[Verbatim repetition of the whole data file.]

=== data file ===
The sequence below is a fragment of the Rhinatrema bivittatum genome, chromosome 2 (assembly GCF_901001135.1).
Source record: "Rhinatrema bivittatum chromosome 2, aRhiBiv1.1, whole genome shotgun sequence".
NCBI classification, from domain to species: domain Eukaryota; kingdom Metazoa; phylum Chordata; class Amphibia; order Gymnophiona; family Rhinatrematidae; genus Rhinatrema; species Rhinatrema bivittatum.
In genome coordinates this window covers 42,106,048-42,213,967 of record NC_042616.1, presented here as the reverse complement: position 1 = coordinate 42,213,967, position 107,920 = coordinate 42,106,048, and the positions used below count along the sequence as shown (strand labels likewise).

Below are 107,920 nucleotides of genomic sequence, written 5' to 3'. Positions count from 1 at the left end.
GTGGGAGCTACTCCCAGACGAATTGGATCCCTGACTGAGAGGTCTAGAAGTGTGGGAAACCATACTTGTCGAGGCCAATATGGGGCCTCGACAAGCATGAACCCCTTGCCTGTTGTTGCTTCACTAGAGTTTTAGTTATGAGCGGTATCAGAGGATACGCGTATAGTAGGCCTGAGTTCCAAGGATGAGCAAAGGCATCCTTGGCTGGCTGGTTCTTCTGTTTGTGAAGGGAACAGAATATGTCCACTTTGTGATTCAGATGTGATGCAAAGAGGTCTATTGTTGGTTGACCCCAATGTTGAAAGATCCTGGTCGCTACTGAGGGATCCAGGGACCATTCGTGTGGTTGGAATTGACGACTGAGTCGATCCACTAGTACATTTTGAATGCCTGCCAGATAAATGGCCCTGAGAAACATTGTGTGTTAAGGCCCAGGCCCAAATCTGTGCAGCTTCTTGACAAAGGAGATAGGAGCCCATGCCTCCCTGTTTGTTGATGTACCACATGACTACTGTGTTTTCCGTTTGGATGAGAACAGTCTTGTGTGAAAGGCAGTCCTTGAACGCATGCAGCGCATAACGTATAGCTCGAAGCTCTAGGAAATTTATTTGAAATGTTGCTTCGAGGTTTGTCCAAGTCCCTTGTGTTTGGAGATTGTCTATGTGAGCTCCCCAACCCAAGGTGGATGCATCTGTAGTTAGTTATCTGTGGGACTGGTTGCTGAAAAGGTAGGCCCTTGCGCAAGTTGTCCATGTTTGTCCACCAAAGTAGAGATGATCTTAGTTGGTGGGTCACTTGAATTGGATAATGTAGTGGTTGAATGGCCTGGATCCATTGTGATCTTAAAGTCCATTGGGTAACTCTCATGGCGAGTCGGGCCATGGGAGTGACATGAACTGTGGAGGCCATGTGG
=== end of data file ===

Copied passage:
The sequence below is a fragment of the Rhinatrema bivittatum genome, chromosome 2 (assembly GCF_901001135.1).
Source record: "Rhinatrema bivittatum chromosome 2, aRhiBiv1.1, whole genome shotgun sequence".
NCBI classification, from domain to species: domain Eukaryota; kingdom Metazoa; phylum Chordata; class Amphibia; order Gymnophiona; family Rhinatrematidae; genus Rhinatrema; species Rhinatrema bivittatum.
In genome coordinates this window covers 42,106,048-42,213,967 of record NC_042616.1, presented here as the reverse complement: position 1 = coordinate 42,213,967, position 107,920 = coordinate 42,106,048, and the positions used below count along the sequence as shown (strand labels likewise).

Below are 107,920 nucleotides of genomic sequence, written 5' to 3'. Positions count from 1 at the left end.
GTGGGAGCTACTCCCAGACGAATTGGATCCCTGACTGAGAGGTCTAGAAGTGTGGGAAACCATACTTGTCGAGGCCAATATGGGGCCTCGACAAGCATGAACCCCTTGCCTGTTGTTGCTTCACTAGAGTTTTAGTTATGAGCGGTATCAGAGGATACGCGTATAGTAGGCCTGAGTTCCAAGGATGAGCAAAGGCATCCTTGGCTGGCTGGTTCTTCTGTTTGTGAAGGGAACAGAATATGTCCACTTTGTGATTCAGATGTGATGCAAAGAGGTCTATTGTTGGTTGACCCCAATGTTGAAAGATCCTGGTCGCTACTGAGGGATCCAGGGACCATTCGTGTGGTTGGAATTGACGACTGAGTCGATCCACTAGTACATTTTGAATGCCTGCCAGATAAATGGCCCTGAGAAACATTGTGTGTTAAGGCCCAGGCCCAAATCTGTGCAGCTTCTTGACAAAGGAGATAGGAGCCCATGCCTCCCTGTTTGTTGATGTACCACATGACTACTGTGTTTTCCGTTTGGATGAGAACAGTCTTGTGTGAAAGGCAGTCCTTGAACGCATGCAGCGCATAACGTATAGCTCGAAGCTCTAGGAAATTTATTTGAAATGTTGCTTCGAGGTTTGTCCAAGTCCCTTGTGTTTGGAGATTGTCTATGTGAGCTCCCCAACCCAAGGTGGATGCATCTGTAGTTAGTTATCTGTGGGACTGGTTGCTGAAAAGGTAGGCCCTTGCGCAAGTTGTCCATGTTTGTCCACCAAAGTAGAGATGATCTTAGTTGGTGGGTCACTTGAATTGGATAATGTAGTGGTTGAATGGCCTGGATCCATTGTGATCTTAAAGTCCATTGGGTAACTCTCATGGCGAGTCGGGCCATGGGAGTGACATGAACTGTGGAGGCCATGTGG